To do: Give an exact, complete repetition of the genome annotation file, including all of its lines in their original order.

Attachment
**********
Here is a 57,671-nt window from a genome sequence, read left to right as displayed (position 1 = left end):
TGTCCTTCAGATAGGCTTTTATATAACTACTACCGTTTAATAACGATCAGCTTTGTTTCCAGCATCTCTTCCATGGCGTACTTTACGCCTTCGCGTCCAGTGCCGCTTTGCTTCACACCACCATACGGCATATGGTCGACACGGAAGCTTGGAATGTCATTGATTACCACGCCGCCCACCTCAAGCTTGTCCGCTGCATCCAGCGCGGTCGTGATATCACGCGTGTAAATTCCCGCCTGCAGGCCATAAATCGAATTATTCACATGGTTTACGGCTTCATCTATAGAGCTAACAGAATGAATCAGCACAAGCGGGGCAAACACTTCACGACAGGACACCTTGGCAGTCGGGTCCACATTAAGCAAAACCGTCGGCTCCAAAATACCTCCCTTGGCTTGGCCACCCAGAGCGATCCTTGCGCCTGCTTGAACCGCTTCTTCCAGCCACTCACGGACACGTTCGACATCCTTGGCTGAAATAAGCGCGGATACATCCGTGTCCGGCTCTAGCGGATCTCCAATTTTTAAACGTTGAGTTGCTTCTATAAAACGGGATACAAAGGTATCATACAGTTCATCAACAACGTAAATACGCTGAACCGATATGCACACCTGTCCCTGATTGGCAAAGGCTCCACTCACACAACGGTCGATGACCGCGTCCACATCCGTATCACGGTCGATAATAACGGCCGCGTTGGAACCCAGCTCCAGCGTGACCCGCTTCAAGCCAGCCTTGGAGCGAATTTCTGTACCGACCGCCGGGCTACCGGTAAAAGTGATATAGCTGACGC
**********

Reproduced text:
Here is a 57,671-nt window from a genome sequence, read left to right as displayed (position 1 = left end):
TGTCCTTCAGATAGGCTTTTATATAACTACTACCGTTTAATAACGATCAGCTTTGTTTCCAGCATCTCTTCCATGGCGTACTTTACGCCTTCGCGTCCAGTGCCGCTTTGCTTCACACCACCATACGGCATATGGTCGACACGGAAGCTTGGAATGTCATTGATTACCACGCCGCCCACCTCAAGCTTGTCCGCTGCATCCAGCGCGGTCGTGATATCACGCGTGTAAATTCCCGCCTGCAGGCCATAAATCGAATTATTCACATGGTTTACGGCTTCATCTATAGAGCTAACAGAATGAATCAGCACAAGCGGGGCAAACACTTCACGACAGGACACCTTGGCAGTCGGGTCCACATTAAGCAAAACCGTCGGCTCCAAAATACCTCCCTTGGCTTGGCCACCCAGAGCGATCCTTGCGCCTGCTTGAACCGCTTCTTCCAGCCACTCACGGACACGTTCGACATCCTTGGCTGAAATAAGCGCGGATACATCCGTGTCCGGCTCTAGCGGATCTCCAATTTTTAAACGTTGAGTTGCTTCTATAAAACGGGATACAAAGGTATCATACAGTTCATCAACAACGTAAATACGCTGAACCGATATGCACACCTGTCCCTGATTGGCAAAGGCTCCACTCACACAACGGTCGATGACCGCGTCCACATCCGTATCACGGTCGATAATAACGGCCGCGTTGGAACCCAGCTCCAGCGTGACCCGCTTCAAGCCAGCCTTGGAGCGAATTTCTGTACCGACCGCCGGGCTACCGGTAAAAGTGATATAGCTGACGC